Hot Press: great for drawing on with ink, brighter colours than Cold Press, good for layering colour with a dry brush;   grabs the paint so not good for really wet washes, lift carefully as a more delicate surface than the Cold Press, hard to blend edges

Saunders 200lb Paper: excellent paper to work with, holds the water well for washes, stays wet longer for adding those soft details to the washes, doesn't buckle with ta wet wash;   a slightly cheaper alternative to the 300lb paper, can be hard to find as many places only carry the 300lb paper.

Arches 300lb (638 gsm) Paper: the top of the line, does everything you want: lifting, glazing, wet washes, mixed media, wont buckle;  very expensive for practicing, a little rough for detailed ink work,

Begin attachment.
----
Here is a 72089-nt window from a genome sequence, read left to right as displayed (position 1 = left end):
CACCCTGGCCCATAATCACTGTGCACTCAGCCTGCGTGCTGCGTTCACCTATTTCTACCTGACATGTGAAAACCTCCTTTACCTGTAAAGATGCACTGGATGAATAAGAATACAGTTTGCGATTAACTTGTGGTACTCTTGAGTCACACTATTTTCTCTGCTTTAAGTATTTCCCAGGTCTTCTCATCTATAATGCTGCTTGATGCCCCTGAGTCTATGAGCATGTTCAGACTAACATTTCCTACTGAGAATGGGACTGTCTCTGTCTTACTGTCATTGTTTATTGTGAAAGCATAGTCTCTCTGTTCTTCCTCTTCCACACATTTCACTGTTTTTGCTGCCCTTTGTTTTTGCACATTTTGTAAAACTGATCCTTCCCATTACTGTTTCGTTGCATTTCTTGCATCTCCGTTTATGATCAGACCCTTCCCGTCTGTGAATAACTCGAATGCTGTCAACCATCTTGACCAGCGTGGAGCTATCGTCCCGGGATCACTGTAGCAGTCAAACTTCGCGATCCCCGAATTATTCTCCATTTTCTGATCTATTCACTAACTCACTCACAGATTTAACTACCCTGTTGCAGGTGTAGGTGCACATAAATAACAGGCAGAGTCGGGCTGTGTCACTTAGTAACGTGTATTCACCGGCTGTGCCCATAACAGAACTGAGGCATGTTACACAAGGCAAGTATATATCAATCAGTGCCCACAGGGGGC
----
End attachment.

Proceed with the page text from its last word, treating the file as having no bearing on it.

Each type of Watercolour Paper holds its own bag of tricks.  They are secrets waiting for you to discover.  If you treasure them and use them wisely, your work will flourish.  Ignore them to your own peril.

What is your favourite paper?  What are its secrets that make it work for you?

Yes, I will get back to that more detailed background I promised but before that, we need to talk paint and  Lifting and Glazing,  Yes more secrets there.  See you next week.

Etsy Shop now Open: WendyMouldsArt  Come on In!!


Special Note to Artists: 
February is Marketing Month for Artists, time to really work on your Business Plan. Join me for a full day of getting ready to make 2017 your Best Sales Year ever.